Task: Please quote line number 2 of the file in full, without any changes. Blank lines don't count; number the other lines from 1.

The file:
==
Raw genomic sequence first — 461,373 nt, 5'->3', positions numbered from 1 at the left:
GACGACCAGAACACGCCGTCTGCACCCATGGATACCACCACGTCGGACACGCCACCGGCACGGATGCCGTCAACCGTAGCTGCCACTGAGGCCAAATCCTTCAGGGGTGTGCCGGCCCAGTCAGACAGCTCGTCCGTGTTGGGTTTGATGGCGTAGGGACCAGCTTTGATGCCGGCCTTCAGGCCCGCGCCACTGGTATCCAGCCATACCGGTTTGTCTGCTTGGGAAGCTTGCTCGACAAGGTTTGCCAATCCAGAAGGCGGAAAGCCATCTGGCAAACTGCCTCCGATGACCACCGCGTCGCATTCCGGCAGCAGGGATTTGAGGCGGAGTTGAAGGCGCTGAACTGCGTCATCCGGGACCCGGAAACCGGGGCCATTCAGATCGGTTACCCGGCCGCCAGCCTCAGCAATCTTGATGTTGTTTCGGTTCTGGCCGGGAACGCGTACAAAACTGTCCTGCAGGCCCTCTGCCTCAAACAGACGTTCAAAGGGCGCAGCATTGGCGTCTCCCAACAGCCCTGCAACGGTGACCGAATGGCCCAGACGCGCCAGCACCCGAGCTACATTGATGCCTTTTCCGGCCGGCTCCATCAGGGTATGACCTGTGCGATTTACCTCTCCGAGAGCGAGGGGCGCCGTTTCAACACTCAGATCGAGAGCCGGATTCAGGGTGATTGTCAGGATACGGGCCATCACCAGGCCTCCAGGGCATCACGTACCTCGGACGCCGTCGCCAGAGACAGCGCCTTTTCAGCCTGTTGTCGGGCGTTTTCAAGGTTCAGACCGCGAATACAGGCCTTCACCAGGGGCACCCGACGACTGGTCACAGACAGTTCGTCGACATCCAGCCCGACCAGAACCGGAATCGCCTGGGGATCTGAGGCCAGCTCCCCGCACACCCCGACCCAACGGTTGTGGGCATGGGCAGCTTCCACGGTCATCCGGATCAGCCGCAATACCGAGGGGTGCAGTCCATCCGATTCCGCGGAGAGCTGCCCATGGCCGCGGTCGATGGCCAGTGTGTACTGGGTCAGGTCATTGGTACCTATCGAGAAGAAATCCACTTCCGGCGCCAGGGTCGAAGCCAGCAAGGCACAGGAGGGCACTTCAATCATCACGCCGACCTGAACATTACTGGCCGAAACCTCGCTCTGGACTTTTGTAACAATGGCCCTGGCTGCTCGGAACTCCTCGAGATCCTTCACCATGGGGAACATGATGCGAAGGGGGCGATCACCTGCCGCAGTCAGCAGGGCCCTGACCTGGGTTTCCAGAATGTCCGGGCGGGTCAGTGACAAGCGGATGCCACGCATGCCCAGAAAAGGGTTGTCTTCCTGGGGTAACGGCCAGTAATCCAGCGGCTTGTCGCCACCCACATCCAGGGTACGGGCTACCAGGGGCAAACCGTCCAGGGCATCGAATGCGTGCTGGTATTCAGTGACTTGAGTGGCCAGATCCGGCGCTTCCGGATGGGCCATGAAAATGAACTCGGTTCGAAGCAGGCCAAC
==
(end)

GACGACCAGAACACGCCGTCTGCACCCATGGATACCACCACGTCGGACACGCCACCGGCACGGATGCCGTCAACCGTAGCTGCCACTGAGGCCAAATCCTTCAGGGGTGTGCCGGCCCAGTCAGACAGCTCGTCCGTGTTGGGTTTGATGGCGTAGGGACCAGCTTTGATGCCGGCCTTCAGGCCCGCGCCACTGGTATCCAGCCATACCGGTTTGTCTGCTTGGGAAGCTTGCTCGACAAGGTTTGCCAATCCAGAAGGCGGAAAGCCATCTGGCAAACTGCCTCCGATGACCACCGCGTCGCATTCCGGCAGCAGGGATTTGAGGCGGAGTTGAAGGCGCTGAACTGCGTCATCCGGGACCCGGAAACCGGGGCCATTCAGATCGGTTACCCGGCCGCCAGCCTCAGCAATCTTGATGTTGTTTCGGTTCTGGCCGGGAACGCGTACAAAACTGTCCTGCAGGCCCTCTGCCTCAAACAGACGTTCAAAGGGCGCAGCATTGGCGTCTCCCAACAGCCCTGCAACGGTGACCGAATGGCCCAGACGCGCCAGCACCCGAGCTACATTGATGCCTTTTCCGGCCGGCTCCATCAGGGTATGACCTGTGCGATTTACCTCTCCGAGAGCGAGGGGCGCCGTTTCAACACTCAGATCGAGAGCCGGATTCAGGGTGATTGTCAGGATACGGGCCATCACCAGGCCTCCAGGGCATCACGTACCTCGGACGCCGTCGCCAGAGACAGCGCCTTTTCAGCCTGTTGTCGGGCGTTTTCAAGGTTCAGACCGCGAATACAGGCCTTCACCAGGGGCACCCGACGACTGGTCACAGACAGTTCGTCGACATCCAGCCCGACCAGAACCGGAATCGCCTGGGGATCTGAGGCCAGCTCCCCGCACACCCCGACCCAACGGTTGTGGGCATGGGCAGCTTCCACGGTCATCCGGATCAGCCGCAATACCGAGGGGTGCAGTCCATCCGATTCCGCGGAGAGCTGCCCATGGCCGCGGTCGATGGCCAGTGTGTACTGGGTCAGGTCATTGGTACCTATCGAGAAGAAATCCACTTCCGGCGCCAGGGTCGAAGCCAGCAAGGCACAGGAGGGCACTTCAATCATCACGCCGACCTGAACATTACTGGCCGAAACCTCGCTCTGGACTTTTGTAACAATGGCCCTGGCTGCTCGGAACTCCTCGAGATCCTTCACCATGGGGAACATGATGCGAAGGGGGCGATCACCTGCCGCAGTCAGCAGGGCCCTGACCTGGGTTTCCAGAATGTCCGGGCGGGTCAGTGACAAGCGGATGCCACGCATGCCCAGAAAAGGGTTGTCTTCCTGGGGTAACGGCCAGTAATCCAGCGGCTTGTCGCCACCCACATCCAGGGTACGGGCTACCAGGGGCAAACCGTCCAGGGCATCGAATGCGTGCTGGTATTCAGTGACTTGAGTGGCCAGATCCGGCGCTTCCGGATGGGCCATGAAAATGAACTCGGTTCGAAGCAGGCCAAC